After Trump and Brexit, populism should take centre at Davos

Steve Sedgwick
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Davos World Economic Forum Draws Global Industry Chiefs
The World Economic Forum's conference in the Alpine ski resort of Davos begins next week (Source: Getty)

Responsive and Responsible Leadership: that’s the theme of this year’s World Economic Forum meeting in Davos next week. Amid all the political carnage of 2016, this actually seems to be quite a timely headline. Especially when compared with some of the spectacularly missed opportunities to put the biggest global issues at the heart of the Alpine confab over the past few years.

Now, as important as tackling the Fourth Industrial Revolution was last January, in hindsight it was nowhere near a big enough problem for the world’s most influential policymakers, businessmen and academics to have as the theme. As it turned out, last year was all about the voice of the people, or vox populi, and the smashing of the complacency surrounding political bubbles from the Westminster village to Capitol Hill. Elsewhere, Italy’s Matteo Renzi also felt the full force of an angry mood among voters. Across the globe, people have decided they just want to “stick it to the man”. No matter what or who was up for election, the populace wanted to upset the apple cart and cast off its feeling of impotency.

This year promises more of the same, with huge political battles to be waged in France, Germany, Italy and Greece, to name but a few. Of them, the French political battle looks the scariest for the European establishment, with Marine Le Pen looming large in the presidential election. The experts and pollsters say the Front National candidate just can’t win, but didn’t they say that about Trump and Brexit as well? Although, as a sidenote, Le Parisien has taken the eminently sensible approach of banning polls from its pages, due, no doubt, to the fact that the opinion survey companies were appallingly bad at their job last year. How many Michael Fish moments, as Andrew Haldane of the Bank of England put it, will that industry take in 2017?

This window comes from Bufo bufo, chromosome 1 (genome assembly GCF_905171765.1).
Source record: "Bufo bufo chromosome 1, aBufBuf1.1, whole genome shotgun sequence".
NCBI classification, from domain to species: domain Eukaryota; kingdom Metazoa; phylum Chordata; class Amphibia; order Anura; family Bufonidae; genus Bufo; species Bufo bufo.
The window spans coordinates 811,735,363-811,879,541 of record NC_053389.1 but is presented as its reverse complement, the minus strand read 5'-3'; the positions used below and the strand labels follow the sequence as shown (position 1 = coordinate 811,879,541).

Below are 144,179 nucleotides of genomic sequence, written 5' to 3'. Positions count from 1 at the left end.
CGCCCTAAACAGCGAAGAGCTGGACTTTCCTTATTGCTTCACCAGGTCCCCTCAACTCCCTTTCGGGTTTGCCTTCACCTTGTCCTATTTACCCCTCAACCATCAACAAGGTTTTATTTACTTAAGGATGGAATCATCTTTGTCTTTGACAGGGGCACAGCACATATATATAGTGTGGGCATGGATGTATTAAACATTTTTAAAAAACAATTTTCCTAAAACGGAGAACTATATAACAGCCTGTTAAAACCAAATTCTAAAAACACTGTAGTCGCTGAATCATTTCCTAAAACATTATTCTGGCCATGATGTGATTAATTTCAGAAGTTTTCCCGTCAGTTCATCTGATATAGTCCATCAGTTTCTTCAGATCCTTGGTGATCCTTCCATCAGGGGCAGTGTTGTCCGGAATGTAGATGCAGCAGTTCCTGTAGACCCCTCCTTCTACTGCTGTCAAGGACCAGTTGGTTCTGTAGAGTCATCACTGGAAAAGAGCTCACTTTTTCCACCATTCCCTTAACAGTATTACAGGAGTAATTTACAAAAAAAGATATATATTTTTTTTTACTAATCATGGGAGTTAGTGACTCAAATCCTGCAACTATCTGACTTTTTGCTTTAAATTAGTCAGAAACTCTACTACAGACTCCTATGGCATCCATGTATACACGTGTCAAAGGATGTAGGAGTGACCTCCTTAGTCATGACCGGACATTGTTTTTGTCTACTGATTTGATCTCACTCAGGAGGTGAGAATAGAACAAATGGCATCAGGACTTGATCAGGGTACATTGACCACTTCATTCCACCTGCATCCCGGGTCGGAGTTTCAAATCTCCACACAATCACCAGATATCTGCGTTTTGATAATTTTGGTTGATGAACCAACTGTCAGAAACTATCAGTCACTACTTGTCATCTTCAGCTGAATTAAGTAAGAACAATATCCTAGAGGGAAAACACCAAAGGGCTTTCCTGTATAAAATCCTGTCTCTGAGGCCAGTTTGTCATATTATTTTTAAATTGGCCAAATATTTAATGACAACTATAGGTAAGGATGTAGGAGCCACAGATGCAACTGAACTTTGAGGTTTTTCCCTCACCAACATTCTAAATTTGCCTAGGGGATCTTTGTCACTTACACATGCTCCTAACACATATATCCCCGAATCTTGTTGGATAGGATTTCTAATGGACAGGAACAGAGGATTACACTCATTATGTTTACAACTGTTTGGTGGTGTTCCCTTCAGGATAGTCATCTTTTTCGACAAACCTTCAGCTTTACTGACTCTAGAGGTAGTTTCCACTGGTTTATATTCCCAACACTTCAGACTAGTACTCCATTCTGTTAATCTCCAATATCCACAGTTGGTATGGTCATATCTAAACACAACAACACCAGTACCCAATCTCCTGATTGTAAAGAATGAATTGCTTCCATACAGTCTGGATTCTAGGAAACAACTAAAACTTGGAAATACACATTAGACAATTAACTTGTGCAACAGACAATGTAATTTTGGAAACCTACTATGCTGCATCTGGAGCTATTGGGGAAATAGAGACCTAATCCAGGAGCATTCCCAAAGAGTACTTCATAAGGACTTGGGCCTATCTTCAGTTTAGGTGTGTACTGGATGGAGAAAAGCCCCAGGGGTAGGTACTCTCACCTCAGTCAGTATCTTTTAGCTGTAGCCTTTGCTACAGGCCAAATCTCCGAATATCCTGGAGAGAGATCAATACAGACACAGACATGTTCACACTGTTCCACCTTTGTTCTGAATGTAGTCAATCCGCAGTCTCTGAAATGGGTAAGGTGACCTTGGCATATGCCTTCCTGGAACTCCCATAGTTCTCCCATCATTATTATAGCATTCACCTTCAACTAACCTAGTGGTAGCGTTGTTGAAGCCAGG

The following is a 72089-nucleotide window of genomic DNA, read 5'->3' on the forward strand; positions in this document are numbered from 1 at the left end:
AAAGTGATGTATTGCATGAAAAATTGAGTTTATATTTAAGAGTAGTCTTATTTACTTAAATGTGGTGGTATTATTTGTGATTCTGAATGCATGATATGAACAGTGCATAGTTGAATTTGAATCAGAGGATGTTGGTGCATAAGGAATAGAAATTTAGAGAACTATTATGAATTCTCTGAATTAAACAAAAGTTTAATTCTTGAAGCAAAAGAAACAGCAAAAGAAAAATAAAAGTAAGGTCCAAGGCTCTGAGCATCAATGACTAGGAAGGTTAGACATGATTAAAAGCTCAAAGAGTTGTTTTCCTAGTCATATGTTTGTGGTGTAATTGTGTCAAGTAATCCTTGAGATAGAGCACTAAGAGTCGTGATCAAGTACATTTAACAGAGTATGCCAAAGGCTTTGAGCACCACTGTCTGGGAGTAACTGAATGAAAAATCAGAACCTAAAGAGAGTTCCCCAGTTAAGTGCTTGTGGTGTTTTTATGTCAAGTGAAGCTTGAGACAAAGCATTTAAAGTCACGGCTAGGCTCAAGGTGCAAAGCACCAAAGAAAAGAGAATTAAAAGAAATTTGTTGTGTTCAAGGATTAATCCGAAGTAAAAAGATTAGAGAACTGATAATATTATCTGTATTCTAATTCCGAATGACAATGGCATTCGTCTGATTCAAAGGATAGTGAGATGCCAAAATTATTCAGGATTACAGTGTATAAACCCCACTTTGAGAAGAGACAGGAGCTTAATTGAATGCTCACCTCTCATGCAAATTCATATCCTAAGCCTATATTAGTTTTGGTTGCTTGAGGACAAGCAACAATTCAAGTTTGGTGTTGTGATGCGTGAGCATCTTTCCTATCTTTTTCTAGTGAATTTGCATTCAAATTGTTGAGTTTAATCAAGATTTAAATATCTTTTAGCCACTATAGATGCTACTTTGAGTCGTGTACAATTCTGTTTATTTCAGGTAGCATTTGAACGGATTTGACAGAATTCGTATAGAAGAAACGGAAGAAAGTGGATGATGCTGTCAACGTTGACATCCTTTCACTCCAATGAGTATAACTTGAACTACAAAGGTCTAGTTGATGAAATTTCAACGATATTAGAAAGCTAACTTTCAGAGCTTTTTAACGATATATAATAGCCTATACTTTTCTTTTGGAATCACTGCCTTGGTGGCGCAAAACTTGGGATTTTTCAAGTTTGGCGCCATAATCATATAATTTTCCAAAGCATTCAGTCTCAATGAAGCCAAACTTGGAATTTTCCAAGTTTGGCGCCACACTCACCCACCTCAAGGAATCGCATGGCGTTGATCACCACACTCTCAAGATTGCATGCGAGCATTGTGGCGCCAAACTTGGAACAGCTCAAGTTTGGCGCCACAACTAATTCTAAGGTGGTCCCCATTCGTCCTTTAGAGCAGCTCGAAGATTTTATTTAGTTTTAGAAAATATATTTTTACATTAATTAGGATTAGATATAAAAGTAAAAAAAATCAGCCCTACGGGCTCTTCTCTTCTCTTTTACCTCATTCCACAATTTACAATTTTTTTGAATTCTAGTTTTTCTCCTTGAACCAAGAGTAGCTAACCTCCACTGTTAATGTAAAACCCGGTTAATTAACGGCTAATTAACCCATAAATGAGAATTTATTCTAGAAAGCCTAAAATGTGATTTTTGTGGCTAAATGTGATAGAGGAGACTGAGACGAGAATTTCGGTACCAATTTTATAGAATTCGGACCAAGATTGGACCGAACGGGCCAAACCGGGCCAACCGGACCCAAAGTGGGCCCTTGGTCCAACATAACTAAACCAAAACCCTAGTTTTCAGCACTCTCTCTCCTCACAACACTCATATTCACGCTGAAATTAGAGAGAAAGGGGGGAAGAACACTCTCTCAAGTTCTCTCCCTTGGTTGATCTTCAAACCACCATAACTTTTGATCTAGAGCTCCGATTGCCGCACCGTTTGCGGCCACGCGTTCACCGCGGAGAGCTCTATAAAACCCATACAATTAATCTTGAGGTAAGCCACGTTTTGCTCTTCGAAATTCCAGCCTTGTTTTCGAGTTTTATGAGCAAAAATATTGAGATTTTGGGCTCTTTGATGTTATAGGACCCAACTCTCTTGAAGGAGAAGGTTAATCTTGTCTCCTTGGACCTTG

Once again, amid all this political uproar, the Davos headline theme has never been more needed. Bearing in mind the Davos get-together coincides with the presidential inauguration in Washington, there is no doubt that President Donald Trump’s impact will be top of agenda, no matter what the World Economic Forum organisers want to talk about.

For instance, I am involved in several energy-related panels and debates, in addition to anchoring SquawkBox Europe in the mornings, and it seems clear that Trump’s impact on energy policy will be the most important X factor for 2017. Its impact could have more long-term ramifications for energy mixes than the shorter-term oscillations created by Opec and its producer cohorts.

Everywhere you look, Trump’s leadership credentials and eventual policies, once they are fleshed out beyond 140 characters, will be under scrutiny. But rather than the elite of Davos sneering at his populism and hoping it will be business as usual, surely this time around the root causes of the status quo being rejected by angry electorates need to be addressed?

Those looking in at the Davos bubble will need more than just lip service and a bland “corporate and social responsibility” whitewash. Let’s face it, if the cosy world of politics can be uprooted so unceremoniously and brutally, who is to say that the c-suite won’t be next?